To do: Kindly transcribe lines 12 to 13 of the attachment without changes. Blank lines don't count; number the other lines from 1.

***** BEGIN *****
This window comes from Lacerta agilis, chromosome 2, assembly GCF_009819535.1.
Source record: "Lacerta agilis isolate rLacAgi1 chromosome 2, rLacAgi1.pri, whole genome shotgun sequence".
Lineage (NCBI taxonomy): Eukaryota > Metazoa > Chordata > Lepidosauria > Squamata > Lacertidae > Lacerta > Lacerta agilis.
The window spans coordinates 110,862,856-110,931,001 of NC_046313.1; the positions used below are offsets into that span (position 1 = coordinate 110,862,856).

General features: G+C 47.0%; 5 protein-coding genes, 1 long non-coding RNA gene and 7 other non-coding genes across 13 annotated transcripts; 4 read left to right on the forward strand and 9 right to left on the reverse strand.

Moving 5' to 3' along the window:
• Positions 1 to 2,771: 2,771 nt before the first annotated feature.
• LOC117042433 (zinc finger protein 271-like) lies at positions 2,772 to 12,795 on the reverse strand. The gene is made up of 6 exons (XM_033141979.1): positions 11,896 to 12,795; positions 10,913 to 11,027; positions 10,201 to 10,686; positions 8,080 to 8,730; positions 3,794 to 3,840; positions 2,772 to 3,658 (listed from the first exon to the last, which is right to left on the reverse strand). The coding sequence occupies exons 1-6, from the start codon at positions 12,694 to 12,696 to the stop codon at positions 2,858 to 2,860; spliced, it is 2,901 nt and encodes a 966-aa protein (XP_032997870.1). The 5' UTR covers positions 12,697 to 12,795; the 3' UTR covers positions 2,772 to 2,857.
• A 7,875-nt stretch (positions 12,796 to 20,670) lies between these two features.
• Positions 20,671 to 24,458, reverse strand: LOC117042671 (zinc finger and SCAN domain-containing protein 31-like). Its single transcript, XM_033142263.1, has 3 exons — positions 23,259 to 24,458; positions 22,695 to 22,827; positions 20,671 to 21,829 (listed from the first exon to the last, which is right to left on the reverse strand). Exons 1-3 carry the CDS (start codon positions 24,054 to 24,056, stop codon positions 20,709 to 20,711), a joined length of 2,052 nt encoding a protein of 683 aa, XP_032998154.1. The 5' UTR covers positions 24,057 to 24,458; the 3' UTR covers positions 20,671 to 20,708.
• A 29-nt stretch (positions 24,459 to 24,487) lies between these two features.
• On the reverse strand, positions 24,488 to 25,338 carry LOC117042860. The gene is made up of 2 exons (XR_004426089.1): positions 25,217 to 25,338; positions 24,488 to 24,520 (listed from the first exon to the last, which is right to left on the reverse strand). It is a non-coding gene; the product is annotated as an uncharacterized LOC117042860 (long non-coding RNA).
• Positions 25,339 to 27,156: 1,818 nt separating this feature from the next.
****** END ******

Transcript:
• On the reverse strand, positions 24,488 to 25,338 carry LOC117042860. The gene is made up of 2 exons (XR_004426089.1): positions 25,217 to 25,338; positions 24,488 to 24,520 (listed from the first exon to the last, which is right to left on the reverse strand). It is a non-coding gene; the product is annotated as an uncharacterized LOC117042860 (long non-coding RNA).
• Positions 25,339 to 27,156: 1,818 nt separating this feature from the next.